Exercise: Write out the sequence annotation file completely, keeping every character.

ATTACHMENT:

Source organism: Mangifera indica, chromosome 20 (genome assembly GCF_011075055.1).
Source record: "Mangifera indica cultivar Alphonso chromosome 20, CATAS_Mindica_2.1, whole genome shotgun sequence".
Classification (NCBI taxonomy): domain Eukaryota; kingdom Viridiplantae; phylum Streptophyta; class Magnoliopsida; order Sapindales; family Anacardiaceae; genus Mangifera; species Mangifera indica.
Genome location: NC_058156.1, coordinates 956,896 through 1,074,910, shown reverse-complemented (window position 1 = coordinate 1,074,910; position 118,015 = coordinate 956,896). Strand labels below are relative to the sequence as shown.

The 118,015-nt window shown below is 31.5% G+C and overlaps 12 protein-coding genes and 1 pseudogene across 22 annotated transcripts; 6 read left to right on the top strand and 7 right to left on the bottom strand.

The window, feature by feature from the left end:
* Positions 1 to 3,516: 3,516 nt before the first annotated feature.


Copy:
Source organism: Mangifera indica, chromosome 20 (genome assembly GCF_011075055.1).
Source record: "Mangifera indica cultivar Alphonso chromosome 20, CATAS_Mindica_2.1, whole genome shotgun sequence".
Classification (NCBI taxonomy): domain Eukaryota; kingdom Viridiplantae; phylum Streptophyta; class Magnoliopsida; order Sapindales; family Anacardiaceae; genus Mangifera; species Mangifera indica.
Genome location: NC_058156.1, coordinates 956,896 through 1,074,910, shown reverse-complemented (window position 1 = coordinate 1,074,910; position 118,015 = coordinate 956,896). Strand labels below are relative to the sequence as shown.

The 118,015-nt window shown below is 31.5% G+C and overlaps 12 protein-coding genes and 1 pseudogene across 22 annotated transcripts; 6 read left to right on the top strand and 7 right to left on the bottom strand.

The window, feature by feature from the left end:
* Positions 1 to 3,516: 3,516 nt before the first annotated feature.